Also, it is terribly important to write. Writing is like a sport. If you don’t train you don’t improve. There is no magic bullet workshop; there is no writing guru who can tell you a sure fire way to do it. You just have to WRITE. In fact I have an acronym for it:

Write

Read

Interest in people-listen and learn, be inspired by friends, family or even strangers

Tenacity of spirit (you’ll need it for the submission rejection rollercoaster!)

Enjoy the journey of writing; stop thinking of publication as the destination

Melanie, thank you for playing

Before you leap into Imperial Bedrooms by Bret Easton Ellis you really must read, or re-read Less Than Zero

Haven’t read the book or seen the movie version of Less Than Zero? Spoiler alert! Scroll down to read about Less Than Zero and then decide if you want to read about Imperial Bedrooms. Or you could just take our word for it when we say – buy them both, you won’t regret it.

——————————————–

About Imperial Bedrooms:

Twenty-five years on from Less Than Zero, we pick up again with Clay.

In 1985, Bret Easton Ellis shocked, stunned and disturbed with Less Than Zero, his “extraordinarily accomplished first novel” (New Yorker), successfully chronicling the frightening consequences of unmitigated hedonism within the ranks of the ethically bereft youth of 80s Los Angeles. Now, twenty-five years later, Ellis returns to those same characters: to Clay and the band of infamous teenagers whose lives weave sporadically through his. But now, some years on, they face an even greater period of disaffection: their own middle age.

Clay seems to have moved on – he’s become a successful screenwriter – but when he returns from New York to Los Angeles, to help cast his new movie, he’s soon drifting through a long-familiar circle. Blair, his former girlfriend, is now married to Trent, and their Beverly Hills parties attract excessive levels of fame and fortune, though for all that Trent is a powerful manager, his baser instincts remain: he’s still a bisexual philanderer.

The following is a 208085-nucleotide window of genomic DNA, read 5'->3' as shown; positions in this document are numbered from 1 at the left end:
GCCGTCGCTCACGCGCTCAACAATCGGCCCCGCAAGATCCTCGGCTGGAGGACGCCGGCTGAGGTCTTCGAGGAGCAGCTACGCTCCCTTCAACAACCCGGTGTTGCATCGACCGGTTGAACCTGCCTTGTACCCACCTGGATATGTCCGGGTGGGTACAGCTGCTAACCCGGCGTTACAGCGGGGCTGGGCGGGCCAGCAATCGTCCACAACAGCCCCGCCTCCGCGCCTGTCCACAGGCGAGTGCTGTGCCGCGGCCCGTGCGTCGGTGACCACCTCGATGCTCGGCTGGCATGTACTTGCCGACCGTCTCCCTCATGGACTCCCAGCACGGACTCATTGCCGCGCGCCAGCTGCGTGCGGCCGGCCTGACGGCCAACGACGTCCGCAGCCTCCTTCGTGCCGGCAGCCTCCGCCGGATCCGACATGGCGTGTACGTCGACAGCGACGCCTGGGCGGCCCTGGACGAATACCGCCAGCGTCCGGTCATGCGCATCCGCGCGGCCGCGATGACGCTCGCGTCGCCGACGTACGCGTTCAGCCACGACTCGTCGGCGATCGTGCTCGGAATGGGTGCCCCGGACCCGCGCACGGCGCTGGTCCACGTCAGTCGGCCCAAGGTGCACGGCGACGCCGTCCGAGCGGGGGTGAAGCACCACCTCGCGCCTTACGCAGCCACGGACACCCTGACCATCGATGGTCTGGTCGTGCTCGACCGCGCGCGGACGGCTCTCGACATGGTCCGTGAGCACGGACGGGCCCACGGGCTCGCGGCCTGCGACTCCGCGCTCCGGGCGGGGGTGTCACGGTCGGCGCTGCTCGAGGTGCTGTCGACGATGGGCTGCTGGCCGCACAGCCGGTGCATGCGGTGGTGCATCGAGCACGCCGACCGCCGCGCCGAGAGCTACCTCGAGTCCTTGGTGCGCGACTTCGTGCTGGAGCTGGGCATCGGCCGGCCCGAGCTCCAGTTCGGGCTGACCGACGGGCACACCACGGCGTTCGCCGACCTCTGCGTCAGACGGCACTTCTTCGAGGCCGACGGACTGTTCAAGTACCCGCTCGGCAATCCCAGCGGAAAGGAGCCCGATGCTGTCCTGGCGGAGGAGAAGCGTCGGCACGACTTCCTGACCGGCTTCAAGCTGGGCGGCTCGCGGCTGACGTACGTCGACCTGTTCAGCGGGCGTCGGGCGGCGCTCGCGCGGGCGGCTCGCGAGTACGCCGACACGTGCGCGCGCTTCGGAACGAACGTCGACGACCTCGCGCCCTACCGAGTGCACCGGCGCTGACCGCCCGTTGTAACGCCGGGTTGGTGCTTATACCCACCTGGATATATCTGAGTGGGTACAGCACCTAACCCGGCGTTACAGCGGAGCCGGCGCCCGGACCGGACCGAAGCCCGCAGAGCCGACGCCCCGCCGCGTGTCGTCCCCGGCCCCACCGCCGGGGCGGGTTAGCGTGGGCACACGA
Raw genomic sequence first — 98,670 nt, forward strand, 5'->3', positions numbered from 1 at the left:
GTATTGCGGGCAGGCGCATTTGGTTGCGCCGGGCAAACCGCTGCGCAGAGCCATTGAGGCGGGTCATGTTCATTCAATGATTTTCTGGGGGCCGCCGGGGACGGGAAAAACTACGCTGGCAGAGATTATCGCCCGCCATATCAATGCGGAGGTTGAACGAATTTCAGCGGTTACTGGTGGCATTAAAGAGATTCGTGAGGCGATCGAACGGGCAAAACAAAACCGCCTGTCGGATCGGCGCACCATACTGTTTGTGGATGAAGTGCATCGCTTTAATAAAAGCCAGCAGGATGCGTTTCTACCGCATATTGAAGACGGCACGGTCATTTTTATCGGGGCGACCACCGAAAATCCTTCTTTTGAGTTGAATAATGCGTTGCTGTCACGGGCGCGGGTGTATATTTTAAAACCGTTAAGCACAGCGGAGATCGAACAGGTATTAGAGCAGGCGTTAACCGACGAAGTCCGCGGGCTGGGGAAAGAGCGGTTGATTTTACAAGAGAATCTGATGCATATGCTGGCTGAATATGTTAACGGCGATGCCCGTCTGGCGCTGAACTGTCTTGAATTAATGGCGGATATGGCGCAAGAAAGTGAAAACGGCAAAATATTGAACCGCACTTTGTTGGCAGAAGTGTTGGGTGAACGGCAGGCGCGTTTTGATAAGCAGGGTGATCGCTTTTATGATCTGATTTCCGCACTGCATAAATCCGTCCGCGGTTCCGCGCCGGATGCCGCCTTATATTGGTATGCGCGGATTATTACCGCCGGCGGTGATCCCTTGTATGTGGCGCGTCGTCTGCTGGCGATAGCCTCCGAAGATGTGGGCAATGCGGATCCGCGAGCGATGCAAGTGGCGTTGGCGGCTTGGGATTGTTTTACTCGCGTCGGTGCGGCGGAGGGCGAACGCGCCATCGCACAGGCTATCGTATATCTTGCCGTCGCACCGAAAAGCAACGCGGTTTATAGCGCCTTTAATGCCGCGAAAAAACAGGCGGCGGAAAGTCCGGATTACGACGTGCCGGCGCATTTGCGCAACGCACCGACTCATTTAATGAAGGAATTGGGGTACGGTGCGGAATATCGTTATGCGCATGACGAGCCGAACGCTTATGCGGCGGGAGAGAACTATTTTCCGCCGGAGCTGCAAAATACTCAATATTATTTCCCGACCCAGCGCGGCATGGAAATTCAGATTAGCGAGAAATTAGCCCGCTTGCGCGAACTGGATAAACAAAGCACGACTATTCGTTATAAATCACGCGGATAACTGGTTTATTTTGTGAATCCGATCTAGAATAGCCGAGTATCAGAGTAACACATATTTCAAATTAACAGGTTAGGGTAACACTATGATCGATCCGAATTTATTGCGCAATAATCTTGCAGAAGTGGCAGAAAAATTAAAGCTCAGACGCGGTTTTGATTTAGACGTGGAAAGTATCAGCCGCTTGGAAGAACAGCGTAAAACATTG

Then there’s Clay’s childhood friend, Julian – who’s now a recovering addict – and their old dealer, Rip – face-lifted beyond recognition and seemingly even more sinister than he was in his notorious past. Clay, too, struggles with his own demons after a meeting with a gorgeous actress determined to win a role in his movie. And with his life careening out of control, he’s forced to come to terms with the deepest recesses of his character – and with his seemingly endless proclivity for betrayal.

About Less Than Zero :

The cult classic has been re-issued to celebrate its 25th anniversary, and before the publication of the sequel, Imperial Bedrooms

“One of the most disturbing novels I’ve read in a long time. It possesses an unnerving air of documentary reality” Michiko Kakutani, New York Times

In 1985, Bret Easton Ellis shocked, stunned and disturbed with his début novel, Less Than Zero. Published when he was just twenty-one, this extraordinary and instantly infamous work has done more than simply define a genre, it has become a rare thing: a cult classic and a timeless embodiment of the zeitgeist. Twenty-five years on, Less Than Zero continues to be a landmark in the lives of successive generations of readers across the globe.

Filled with relentless drinking in seamy bars and glamorous nightclubs, wild, drug-fuelled parties, and dispassionate sexual encounters, Less Than Zero – narrated by Clay, an eighteen-year-old student returning home to Los Angeles for Christmas – is a fierce coming-of-age story, justifiably celebrated for its unflinching depiction of hedonistic youth, its brutal portrayal of the inexorable consequences of such moral depravity, and its author’s refusal to condone or chastise such behaviour.

La Bella Lingua : My Love Affair with Italy and the Most Enchanting Language in the World By Dianne Hales